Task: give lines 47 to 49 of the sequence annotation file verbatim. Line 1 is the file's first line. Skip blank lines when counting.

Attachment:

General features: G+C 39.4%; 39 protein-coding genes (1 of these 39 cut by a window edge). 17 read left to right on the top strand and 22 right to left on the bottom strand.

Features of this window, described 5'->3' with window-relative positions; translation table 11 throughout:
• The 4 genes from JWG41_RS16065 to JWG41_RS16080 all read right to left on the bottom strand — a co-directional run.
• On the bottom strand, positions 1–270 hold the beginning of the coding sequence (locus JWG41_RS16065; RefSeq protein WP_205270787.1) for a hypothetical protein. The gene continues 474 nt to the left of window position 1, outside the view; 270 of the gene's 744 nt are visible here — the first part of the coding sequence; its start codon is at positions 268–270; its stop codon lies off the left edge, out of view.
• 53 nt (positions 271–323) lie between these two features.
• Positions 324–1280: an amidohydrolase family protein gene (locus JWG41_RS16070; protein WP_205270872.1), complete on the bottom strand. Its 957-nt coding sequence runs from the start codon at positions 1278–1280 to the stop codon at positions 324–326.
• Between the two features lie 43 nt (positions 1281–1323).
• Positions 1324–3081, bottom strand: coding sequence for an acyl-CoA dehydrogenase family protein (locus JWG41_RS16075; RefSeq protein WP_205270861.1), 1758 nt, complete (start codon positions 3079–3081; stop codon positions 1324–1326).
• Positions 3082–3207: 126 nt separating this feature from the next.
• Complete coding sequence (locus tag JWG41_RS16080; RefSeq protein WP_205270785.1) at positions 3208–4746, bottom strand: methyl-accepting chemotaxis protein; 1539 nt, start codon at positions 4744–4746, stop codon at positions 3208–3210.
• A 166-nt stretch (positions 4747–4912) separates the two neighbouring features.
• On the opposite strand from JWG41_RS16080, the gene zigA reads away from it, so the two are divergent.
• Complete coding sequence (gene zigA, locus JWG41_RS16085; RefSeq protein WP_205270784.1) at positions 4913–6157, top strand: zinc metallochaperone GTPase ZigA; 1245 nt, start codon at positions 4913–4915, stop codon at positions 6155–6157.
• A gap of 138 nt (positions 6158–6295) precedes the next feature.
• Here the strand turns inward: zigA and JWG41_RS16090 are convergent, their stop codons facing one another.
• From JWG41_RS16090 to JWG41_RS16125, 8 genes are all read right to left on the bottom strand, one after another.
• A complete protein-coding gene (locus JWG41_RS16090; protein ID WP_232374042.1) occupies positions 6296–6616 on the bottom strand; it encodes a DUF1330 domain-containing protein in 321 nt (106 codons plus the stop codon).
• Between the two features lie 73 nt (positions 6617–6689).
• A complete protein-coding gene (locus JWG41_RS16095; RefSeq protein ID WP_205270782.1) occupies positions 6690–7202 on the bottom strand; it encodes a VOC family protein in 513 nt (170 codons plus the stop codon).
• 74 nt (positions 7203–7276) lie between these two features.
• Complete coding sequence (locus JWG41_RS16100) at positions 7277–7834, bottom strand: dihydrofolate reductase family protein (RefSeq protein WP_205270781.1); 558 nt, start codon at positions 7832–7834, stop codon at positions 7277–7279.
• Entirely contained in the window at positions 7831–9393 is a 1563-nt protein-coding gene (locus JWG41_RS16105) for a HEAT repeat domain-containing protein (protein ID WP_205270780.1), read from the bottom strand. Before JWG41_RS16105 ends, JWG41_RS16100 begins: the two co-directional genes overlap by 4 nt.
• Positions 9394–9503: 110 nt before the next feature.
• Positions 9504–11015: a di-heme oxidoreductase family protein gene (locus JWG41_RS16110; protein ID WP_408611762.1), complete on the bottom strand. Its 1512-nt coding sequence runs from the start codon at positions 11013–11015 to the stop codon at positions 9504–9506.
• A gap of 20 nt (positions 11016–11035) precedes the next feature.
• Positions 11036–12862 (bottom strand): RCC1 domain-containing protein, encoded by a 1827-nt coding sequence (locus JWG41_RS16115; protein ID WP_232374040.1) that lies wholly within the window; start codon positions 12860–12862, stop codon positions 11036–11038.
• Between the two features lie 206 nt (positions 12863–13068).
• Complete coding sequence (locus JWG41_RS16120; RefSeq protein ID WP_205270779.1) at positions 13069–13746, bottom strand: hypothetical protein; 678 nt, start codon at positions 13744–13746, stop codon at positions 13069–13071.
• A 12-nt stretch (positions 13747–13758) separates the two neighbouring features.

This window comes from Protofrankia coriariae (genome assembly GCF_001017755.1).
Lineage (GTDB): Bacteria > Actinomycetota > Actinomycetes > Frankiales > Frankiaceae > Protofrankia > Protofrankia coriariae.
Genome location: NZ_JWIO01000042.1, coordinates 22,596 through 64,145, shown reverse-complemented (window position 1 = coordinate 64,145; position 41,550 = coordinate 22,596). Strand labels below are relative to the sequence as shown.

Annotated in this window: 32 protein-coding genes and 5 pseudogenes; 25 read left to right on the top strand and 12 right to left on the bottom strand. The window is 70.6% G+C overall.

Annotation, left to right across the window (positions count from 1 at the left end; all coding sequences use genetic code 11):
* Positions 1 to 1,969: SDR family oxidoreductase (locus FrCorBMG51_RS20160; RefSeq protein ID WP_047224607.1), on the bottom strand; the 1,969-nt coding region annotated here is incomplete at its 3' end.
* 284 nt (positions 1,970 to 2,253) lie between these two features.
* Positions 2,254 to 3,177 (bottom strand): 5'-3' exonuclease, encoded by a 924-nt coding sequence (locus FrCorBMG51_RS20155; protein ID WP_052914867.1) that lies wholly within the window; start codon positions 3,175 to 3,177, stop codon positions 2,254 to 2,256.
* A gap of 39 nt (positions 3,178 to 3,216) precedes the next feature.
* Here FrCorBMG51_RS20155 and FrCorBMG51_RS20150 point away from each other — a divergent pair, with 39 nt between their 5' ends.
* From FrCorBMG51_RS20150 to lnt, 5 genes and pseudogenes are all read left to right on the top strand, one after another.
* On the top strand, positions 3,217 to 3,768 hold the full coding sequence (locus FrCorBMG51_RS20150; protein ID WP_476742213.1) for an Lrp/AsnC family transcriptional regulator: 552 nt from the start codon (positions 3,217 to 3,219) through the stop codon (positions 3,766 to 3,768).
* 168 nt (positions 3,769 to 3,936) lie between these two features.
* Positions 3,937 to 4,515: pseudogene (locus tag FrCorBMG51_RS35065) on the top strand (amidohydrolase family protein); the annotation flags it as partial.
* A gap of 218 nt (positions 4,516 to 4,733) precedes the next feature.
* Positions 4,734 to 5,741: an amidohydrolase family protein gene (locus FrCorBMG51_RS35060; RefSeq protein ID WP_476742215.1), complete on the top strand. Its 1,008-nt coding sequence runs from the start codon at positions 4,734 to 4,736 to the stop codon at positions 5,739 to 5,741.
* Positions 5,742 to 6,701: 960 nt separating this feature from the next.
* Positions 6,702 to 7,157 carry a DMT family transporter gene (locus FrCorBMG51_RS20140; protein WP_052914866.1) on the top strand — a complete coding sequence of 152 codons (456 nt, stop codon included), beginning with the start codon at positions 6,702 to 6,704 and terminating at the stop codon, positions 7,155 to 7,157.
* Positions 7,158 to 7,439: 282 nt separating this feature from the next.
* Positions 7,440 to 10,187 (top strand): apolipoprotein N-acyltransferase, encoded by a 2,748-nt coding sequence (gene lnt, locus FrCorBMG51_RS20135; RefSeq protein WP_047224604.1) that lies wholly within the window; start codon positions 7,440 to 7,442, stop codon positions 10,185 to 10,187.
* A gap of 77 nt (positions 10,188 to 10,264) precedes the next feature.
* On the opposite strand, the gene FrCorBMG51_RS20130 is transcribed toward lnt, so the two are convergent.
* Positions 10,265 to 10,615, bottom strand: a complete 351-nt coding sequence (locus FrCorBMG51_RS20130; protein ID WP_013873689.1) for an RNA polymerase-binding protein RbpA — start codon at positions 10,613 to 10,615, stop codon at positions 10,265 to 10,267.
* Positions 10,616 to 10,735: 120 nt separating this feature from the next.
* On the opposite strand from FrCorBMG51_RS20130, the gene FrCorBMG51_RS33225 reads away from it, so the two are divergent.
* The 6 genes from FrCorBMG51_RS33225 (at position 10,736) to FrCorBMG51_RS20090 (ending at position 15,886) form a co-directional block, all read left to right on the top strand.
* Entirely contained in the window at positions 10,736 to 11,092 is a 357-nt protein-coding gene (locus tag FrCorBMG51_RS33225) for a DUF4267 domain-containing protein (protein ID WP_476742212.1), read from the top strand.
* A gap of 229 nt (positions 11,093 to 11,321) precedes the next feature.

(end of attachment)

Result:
* Positions 6,702 to 7,157 carry a DMT family transporter gene (locus FrCorBMG51_RS20140; protein WP_052914866.1) on the top strand — a complete coding sequence of 152 codons (456 nt, stop codon included), beginning with the start codon at positions 6,702 to 6,704 and terminating at the stop codon, positions 7,155 to 7,157.
* Positions 7,158 to 7,439: 282 nt separating this feature from the next.
* Positions 7,440 to 10,187 (top strand): apolipoprotein N-acyltransferase, encoded by a 2,748-nt coding sequence (gene lnt, locus FrCorBMG51_RS20135; RefSeq protein WP_047224604.1) that lies wholly within the window; start codon positions 7,440 to 7,442, stop codon positions 10,185 to 10,187.